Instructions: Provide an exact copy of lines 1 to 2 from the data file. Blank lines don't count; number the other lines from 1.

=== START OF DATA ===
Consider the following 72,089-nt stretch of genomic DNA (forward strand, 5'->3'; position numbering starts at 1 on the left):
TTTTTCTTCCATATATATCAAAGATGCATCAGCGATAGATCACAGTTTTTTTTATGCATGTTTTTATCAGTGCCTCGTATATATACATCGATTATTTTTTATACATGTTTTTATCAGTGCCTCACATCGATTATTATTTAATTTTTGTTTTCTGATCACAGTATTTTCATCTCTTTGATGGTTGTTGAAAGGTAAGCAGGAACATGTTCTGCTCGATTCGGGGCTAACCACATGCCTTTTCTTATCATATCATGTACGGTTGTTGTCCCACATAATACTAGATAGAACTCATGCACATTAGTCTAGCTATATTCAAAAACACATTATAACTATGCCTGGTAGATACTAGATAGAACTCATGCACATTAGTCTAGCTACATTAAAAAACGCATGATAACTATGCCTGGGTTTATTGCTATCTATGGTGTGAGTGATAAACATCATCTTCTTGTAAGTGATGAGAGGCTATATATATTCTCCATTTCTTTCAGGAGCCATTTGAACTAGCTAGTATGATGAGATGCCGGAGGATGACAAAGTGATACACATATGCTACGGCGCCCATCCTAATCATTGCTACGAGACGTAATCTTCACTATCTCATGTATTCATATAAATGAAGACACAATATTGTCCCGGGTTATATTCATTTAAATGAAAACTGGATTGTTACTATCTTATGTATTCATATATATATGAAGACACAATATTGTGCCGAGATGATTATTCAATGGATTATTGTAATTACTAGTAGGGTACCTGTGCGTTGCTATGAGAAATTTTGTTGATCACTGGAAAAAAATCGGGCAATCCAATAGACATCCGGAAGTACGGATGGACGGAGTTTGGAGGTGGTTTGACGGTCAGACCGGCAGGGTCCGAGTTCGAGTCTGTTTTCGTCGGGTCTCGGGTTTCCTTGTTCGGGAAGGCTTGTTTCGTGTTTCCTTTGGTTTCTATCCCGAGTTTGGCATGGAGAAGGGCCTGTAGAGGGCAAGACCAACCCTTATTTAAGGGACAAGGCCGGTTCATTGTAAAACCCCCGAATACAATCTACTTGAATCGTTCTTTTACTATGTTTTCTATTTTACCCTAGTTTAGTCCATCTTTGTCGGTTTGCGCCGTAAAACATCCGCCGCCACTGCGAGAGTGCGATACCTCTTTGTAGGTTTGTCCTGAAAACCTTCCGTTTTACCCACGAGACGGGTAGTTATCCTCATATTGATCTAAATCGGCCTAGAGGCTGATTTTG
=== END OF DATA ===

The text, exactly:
Consider the following 72,089-nt stretch of genomic DNA (forward strand, 5'->3'; position numbering starts at 1 on the left):
TTTTTCTTCCATATATATCAAAGATGCATCAGCGATAGATCACAGTTTTTTTTATGCATGTTTTTATCAGTGCCTCGTATATATACATCGATTATTTTTTATACATGTTTTTATCAGTGCCTCACATCGATTATTATTTAATTTTTGTTTTCTGATCACAGTATTTTCATCTCTTTGATGGTTGTTGAAAGGTAAGCAGGAACATGTTCTGCTCGATTCGGGGCTAACCACATGCCTTTTCTTATCATATCATGTACGGTTGTTGTCCCACATAATACTAGATAGAACTCATGCACATTAGTCTAGCTATATTCAAAAACACATTATAACTATGCCTGGTAGATACTAGATAGAACTCATGCACATTAGTCTAGCTACATTAAAAAACGCATGATAACTATGCCTGGGTTTATTGCTATCTATGGTGTGAGTGATAAACATCATCTTCTTGTAAGTGATGAGAGGCTATATATATTCTCCATTTCTTTCAGGAGCCATTTGAACTAGCTAGTATGATGAGATGCCGGAGGATGACAAAGTGATACACATATGCTACGGCGCCCATCCTAATCATTGCTACGAGACGTAATCTTCACTATCTCATGTATTCATATAAATGAAGACACAATATTGTCCCGGGTTATATTCATTTAAATGAAAACTGGATTGTTACTATCTTATGTATTCATATATATATGAAGACACAATATTGTGCCGAGATGATTATTCAATGGATTATTGTAATTACTAGTAGGGTACCTGTGCGTTGCTATGAGAAATTTTGTTGATCACTGGAAAAAAATCGGGCAATCCAATAGACATCCGGAAGTACGGATGGACGGAGTTTGGAGGTGGTTTGACGGTCAGACCGGCAGGGTCCGAGTTCGAGTCTGTTTTCGTCGGGTCTCGGGTTTCCTTGTTCGGGAAGGCTTGTTTCGTGTTTCCTTTGGTTTCTATCCCGAGTTTGGCATGGAGAAGGGCCTGTAGAGGGCAAGACCAACCCTTATTTAAGGGACAAGGCCGGTTCATTGTAAAACCCCCGAATACAATCTACTTGAATCGTTCTTTTACTATGTTTTCTATTTTACCCTAGTTTAGTCCATCTTTGTCGGTTTGCGCCGTAAAACATCCGCCGCCACTGCGAGAGTGCGATACCTCTTTGTAGGTTTGTCCTGAAAACCTTCCGTTTTACCCACGAGACGGGTAGTTATCCTCATATTGATCTAAATCGGCCTAGAGGCTGATTTTG